Posted by Matthew Mac Partlin on Monday, October 3, 2011

The Simpson Performance Products company, which is based in New Braunfels, Texas, produces a range of race safety equipment, from suits, boots and gloves to helmets and HANS devices, catering for all categories of land based motor sports. It does all its own manufacturing and testing.

In July this year the FIA homologated its latest version of HANS devices, the Simpson/Safety Solutions Hybrid Head Restraint system (FIA 8858-2010 standard). The restraint device is a little different to the usual HANS device that we commonly see at Australian event.

The typical HANS has a shoulder strut that come forward either side of the competitor's neck and rest over the clavicles and upper portion of the anterior chest wall and a third strut that rises up behind the competitor's helmet. Tethers clip to either side of the helmet, limiting forward neck flexion.

The Simpson device has none of these struts. Instead, it has a carbon fibre section that sits between the scapulae and is held in place by wide, straps that cross beneath the competitor's axillae and buckle in front of the lower chest. There are waist straps that extend off the chest straps which connect directly to the car's seat belt buckle. The wearer must be seated in the car to attach the waist straps, but opening the buckle automatically releases the restraint from its attachment to the car. There is no data presented on the loads put upon these structures and so I'm a little wary of the impact of the chest straps in a major collision and the restriction they might impose during the subsequent period while rescue and medical specialists arrive.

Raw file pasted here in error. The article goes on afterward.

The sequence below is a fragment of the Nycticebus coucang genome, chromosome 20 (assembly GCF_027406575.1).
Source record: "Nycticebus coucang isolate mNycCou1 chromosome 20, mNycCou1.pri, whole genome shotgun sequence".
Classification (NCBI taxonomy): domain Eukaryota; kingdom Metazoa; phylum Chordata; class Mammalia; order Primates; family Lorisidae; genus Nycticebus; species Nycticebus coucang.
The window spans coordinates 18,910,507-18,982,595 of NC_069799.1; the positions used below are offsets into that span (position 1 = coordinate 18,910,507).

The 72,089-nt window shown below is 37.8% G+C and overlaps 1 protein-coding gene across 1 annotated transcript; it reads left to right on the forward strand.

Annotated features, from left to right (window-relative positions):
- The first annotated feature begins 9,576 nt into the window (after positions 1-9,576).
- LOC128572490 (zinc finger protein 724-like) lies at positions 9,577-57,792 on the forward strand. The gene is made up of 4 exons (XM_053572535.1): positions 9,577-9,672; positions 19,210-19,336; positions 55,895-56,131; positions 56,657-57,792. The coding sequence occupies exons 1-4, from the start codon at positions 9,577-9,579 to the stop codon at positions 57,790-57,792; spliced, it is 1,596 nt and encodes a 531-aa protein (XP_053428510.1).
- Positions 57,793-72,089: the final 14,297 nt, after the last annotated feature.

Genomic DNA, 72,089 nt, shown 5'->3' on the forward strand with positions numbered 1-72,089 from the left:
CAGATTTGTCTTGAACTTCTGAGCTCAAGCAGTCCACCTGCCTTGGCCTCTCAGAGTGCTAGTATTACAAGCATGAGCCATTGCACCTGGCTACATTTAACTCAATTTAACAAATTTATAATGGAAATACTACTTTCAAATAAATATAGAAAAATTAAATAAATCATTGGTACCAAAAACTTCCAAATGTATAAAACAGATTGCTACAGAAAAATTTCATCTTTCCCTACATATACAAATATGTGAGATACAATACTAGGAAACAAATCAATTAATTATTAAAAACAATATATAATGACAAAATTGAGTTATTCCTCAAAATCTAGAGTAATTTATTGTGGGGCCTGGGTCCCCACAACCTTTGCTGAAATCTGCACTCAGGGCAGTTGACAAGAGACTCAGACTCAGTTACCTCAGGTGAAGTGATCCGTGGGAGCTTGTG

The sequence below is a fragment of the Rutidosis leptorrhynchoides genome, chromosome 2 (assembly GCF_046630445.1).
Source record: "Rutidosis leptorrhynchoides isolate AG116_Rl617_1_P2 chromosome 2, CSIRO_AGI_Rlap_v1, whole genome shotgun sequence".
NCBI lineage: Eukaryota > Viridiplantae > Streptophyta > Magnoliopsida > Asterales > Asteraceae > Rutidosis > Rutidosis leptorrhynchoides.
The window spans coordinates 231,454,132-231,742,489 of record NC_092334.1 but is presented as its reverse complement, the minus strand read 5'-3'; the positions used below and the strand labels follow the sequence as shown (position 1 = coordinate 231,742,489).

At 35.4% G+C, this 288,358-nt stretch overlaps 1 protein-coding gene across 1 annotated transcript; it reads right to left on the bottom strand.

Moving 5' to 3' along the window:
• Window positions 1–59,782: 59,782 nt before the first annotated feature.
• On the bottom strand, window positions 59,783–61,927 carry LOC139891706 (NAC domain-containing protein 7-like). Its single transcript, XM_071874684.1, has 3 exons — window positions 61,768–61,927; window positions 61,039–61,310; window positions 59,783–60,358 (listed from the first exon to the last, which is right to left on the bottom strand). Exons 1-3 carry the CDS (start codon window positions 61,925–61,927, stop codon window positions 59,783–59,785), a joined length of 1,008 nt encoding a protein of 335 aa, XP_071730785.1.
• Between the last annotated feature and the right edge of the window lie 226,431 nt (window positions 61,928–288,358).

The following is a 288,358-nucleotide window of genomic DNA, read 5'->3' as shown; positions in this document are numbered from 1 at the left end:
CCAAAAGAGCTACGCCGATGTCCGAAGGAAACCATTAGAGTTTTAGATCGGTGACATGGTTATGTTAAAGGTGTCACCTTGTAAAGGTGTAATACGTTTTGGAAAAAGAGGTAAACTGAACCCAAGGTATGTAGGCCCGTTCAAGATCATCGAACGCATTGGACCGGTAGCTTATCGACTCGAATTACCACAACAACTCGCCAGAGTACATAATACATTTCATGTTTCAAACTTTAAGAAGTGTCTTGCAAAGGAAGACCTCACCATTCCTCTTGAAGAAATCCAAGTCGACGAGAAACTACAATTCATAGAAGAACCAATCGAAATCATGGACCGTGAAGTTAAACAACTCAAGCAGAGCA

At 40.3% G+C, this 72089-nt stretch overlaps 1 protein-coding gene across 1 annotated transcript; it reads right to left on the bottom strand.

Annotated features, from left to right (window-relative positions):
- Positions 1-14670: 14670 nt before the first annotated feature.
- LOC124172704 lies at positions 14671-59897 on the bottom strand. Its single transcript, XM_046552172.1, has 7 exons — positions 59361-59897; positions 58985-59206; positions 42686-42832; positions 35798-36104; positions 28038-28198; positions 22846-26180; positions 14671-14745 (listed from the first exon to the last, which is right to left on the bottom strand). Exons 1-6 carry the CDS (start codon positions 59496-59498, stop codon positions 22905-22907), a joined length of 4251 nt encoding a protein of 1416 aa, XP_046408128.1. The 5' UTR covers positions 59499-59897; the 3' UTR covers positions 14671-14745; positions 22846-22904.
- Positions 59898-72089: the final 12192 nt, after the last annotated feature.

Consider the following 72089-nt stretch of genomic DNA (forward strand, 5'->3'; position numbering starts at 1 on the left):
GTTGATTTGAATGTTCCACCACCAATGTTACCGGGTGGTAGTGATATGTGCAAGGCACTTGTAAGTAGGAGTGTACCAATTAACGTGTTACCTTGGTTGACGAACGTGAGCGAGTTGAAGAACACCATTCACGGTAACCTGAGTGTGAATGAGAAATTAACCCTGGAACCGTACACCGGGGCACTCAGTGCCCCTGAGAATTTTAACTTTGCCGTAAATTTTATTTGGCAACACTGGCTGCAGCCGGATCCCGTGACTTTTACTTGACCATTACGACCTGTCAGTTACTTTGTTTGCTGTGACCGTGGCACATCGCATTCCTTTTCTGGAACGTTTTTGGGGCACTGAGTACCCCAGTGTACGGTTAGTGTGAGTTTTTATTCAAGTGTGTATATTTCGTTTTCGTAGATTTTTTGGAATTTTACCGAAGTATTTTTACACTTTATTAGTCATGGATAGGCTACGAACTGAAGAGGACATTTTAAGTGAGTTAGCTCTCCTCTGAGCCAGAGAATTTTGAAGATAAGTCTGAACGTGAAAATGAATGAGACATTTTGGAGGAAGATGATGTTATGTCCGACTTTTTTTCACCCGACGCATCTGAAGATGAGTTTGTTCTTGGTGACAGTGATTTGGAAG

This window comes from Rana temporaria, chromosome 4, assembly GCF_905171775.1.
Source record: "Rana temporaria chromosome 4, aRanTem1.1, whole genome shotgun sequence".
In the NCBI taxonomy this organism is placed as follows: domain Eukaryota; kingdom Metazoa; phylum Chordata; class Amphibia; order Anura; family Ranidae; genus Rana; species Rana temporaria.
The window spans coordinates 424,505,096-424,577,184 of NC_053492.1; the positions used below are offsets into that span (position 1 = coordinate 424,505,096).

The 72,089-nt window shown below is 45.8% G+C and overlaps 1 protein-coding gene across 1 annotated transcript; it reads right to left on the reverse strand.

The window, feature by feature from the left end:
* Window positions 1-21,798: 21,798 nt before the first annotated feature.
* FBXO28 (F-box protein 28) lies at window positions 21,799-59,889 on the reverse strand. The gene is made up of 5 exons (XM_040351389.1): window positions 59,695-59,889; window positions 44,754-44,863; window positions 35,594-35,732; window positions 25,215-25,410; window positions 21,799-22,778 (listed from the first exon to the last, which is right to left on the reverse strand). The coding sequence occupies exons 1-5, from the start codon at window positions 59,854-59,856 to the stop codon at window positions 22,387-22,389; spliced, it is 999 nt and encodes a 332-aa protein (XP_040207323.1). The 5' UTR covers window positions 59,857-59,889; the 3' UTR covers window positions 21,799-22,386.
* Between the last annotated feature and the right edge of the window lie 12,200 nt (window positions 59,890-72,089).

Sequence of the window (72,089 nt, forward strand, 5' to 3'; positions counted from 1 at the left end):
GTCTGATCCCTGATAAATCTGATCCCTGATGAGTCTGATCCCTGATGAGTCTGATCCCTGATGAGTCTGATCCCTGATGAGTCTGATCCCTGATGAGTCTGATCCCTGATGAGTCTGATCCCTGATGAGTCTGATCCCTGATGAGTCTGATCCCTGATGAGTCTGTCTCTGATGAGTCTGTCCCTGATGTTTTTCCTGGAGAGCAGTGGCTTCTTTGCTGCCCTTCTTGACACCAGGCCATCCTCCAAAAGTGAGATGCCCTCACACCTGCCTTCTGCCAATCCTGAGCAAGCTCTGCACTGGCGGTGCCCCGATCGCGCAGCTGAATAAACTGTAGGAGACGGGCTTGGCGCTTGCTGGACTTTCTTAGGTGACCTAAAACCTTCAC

Tethers connect the carbon fibre segment to clips on either side of the helmet via bolted on D-rings, rather than HANS attachment points. There is a quick release system for these tethers, activated by pulling on two yellow cord, found hanging down to either side of the helmet. Simpson have a number of variations of this device, largely playing with the size and shape of the carbon fibre back-piece and the  waist straps (

There is a pdf file ( on Simpson's site demonstrating how to install the device to your helmet and, a bit worryingly, it seems that all you need is a drill, some D-rings from your local DIY shop and a tube of glue to re-stick the foam lining of your helmet back down when you've finished.

The site claims that its new device limits both forward flexion and rotation, however no data is presented. It has received FIA homologation, a fact clearly advertised on its site, and has also been accepted for use at CAMS sanctioned events (as per CAMS Speedread August 2011), so it's probably worth being aware of them as we might start to see them appear at Australian events.